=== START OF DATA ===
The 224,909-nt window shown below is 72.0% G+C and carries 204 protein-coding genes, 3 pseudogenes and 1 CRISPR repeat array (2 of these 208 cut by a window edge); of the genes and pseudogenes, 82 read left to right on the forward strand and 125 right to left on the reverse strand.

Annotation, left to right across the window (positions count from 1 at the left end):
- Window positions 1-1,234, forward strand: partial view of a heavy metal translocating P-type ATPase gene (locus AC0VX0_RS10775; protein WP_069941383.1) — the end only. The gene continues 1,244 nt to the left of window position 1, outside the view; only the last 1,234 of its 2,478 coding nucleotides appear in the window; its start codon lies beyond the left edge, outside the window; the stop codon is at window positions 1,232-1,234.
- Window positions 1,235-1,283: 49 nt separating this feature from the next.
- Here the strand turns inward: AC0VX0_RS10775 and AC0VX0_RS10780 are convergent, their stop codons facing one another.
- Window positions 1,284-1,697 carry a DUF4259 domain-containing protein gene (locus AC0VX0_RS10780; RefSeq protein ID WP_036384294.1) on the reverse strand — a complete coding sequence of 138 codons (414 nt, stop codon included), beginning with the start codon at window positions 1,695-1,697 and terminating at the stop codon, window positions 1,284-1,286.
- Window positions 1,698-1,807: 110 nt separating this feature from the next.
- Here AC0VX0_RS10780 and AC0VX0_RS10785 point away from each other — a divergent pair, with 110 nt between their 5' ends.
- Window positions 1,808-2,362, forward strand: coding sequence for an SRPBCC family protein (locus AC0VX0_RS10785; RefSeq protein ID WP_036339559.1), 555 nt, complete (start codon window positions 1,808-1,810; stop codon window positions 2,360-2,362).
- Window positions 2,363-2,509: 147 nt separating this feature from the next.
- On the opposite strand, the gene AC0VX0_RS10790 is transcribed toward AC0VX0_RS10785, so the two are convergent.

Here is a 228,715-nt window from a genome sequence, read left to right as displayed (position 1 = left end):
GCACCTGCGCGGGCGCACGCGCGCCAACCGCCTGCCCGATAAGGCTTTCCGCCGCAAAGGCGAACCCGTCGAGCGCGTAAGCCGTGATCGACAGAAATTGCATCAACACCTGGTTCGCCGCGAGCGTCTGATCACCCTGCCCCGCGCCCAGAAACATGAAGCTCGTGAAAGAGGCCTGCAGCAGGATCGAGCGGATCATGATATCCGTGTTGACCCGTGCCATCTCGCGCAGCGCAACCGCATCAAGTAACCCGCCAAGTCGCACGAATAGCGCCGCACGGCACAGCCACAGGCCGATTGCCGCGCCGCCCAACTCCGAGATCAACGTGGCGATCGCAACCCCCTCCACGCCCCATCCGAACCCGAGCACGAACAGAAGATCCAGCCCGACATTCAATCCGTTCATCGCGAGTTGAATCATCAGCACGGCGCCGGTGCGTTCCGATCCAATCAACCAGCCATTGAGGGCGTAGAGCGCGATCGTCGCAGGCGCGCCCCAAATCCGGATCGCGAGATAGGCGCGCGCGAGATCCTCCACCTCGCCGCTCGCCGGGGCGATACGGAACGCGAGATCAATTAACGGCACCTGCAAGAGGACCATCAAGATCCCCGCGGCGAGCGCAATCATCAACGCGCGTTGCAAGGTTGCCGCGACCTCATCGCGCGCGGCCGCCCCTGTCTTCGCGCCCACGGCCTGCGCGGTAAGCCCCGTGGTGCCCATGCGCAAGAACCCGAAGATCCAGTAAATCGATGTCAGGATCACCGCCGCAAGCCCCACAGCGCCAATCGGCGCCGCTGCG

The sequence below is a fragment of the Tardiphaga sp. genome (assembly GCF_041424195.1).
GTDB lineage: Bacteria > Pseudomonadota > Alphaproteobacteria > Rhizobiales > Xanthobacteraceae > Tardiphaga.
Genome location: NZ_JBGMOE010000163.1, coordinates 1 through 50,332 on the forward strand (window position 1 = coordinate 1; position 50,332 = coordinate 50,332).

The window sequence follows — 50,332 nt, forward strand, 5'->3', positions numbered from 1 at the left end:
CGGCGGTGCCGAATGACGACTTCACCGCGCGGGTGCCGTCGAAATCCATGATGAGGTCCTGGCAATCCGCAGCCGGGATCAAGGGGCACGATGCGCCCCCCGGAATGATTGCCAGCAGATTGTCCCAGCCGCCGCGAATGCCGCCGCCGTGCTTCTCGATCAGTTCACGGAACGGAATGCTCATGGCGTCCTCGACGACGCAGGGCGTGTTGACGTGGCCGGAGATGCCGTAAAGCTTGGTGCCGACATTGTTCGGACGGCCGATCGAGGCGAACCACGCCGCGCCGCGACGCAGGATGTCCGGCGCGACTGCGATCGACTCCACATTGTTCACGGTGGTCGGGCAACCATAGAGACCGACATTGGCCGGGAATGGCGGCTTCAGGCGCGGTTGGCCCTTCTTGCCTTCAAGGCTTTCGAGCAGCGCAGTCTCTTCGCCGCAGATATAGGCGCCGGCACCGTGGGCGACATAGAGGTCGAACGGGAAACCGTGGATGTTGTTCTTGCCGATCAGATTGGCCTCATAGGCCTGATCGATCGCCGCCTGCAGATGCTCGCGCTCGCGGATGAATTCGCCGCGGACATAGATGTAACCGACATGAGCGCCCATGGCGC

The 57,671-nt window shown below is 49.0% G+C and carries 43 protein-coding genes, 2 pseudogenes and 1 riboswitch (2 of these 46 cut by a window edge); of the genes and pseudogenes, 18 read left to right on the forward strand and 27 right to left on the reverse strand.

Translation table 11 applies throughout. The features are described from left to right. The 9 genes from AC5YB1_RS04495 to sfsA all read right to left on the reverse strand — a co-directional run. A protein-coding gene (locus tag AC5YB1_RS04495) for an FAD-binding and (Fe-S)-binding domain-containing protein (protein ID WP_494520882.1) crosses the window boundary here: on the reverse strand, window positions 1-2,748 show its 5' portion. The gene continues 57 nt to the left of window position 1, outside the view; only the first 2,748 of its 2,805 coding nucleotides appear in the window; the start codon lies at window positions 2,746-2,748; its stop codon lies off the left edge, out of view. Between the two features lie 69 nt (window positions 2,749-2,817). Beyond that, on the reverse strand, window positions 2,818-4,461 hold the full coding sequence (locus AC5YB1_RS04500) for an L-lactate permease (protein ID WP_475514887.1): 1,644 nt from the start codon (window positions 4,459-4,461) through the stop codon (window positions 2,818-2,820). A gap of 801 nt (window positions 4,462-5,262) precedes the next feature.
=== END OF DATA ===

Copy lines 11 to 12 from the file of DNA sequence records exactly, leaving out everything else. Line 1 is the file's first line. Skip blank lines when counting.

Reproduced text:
- On the opposite strand, the gene AC0VX0_RS10790 is transcribed toward AC0VX0_RS10785, so the two are convergent.

Here is a 228,715-nt window from a genome sequence, read left to right as displayed (position 1 = left end):